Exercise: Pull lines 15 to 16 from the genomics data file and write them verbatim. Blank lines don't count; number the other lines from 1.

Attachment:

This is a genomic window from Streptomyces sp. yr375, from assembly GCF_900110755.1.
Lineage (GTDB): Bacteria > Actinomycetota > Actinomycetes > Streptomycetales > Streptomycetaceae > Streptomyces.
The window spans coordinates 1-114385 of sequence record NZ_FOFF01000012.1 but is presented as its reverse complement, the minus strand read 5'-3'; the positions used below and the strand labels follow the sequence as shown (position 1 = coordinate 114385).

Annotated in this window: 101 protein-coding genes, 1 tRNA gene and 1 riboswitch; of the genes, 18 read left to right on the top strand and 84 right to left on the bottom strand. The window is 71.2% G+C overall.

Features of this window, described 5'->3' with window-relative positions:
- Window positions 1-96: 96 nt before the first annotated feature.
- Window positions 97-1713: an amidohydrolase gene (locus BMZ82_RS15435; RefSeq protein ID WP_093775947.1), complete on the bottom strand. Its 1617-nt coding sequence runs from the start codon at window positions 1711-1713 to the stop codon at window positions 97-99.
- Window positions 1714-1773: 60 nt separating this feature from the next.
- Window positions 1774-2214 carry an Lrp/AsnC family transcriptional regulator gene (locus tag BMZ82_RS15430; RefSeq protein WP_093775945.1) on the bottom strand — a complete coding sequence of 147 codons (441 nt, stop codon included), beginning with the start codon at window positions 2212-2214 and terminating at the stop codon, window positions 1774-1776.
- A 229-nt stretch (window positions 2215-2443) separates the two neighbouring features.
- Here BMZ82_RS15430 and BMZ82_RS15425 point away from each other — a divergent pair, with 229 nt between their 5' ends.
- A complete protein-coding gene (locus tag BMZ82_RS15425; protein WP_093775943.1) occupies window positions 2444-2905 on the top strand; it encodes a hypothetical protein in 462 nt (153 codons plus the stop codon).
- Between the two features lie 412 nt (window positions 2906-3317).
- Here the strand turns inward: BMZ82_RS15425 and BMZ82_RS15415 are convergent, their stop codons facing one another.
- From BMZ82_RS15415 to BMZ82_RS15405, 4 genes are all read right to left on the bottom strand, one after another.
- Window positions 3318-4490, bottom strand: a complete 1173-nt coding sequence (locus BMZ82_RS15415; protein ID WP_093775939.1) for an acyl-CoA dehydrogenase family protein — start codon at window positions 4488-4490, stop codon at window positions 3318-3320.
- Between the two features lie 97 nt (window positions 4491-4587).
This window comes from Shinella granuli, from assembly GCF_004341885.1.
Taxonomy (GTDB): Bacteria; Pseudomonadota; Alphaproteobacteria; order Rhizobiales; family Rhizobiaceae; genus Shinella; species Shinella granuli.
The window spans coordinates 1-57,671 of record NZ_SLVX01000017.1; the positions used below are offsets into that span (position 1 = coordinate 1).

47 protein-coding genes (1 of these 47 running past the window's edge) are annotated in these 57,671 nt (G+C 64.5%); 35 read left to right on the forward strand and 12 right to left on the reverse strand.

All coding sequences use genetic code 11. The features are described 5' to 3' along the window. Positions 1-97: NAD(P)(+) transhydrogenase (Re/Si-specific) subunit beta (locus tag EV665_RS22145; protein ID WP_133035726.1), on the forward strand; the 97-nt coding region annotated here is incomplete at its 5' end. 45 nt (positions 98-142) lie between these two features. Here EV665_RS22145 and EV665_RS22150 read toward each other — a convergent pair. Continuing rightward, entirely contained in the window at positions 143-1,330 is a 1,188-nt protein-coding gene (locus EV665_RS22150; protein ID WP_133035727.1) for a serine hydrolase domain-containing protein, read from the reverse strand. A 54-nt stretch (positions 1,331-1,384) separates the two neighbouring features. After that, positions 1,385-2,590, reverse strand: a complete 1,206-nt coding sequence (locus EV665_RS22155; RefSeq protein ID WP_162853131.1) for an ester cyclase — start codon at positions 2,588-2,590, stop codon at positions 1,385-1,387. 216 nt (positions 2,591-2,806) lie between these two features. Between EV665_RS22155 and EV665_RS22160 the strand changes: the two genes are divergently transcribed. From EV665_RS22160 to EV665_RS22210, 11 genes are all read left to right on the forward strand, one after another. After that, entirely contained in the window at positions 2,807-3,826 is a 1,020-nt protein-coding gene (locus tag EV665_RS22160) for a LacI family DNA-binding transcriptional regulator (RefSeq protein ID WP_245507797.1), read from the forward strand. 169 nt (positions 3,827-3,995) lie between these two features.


- From BMZ82_RS15415 to BMZ82_RS15405, 4 genes are all read right to left on the bottom strand, one after another.
- Window positions 3318-4490, bottom strand: a complete 1173-nt coding sequence (locus BMZ82_RS15415; protein ID WP_093775939.1) for an acyl-CoA dehydrogenase family protein — start codon at window positions 4488-4490, stop codon at window positions 3318-3320.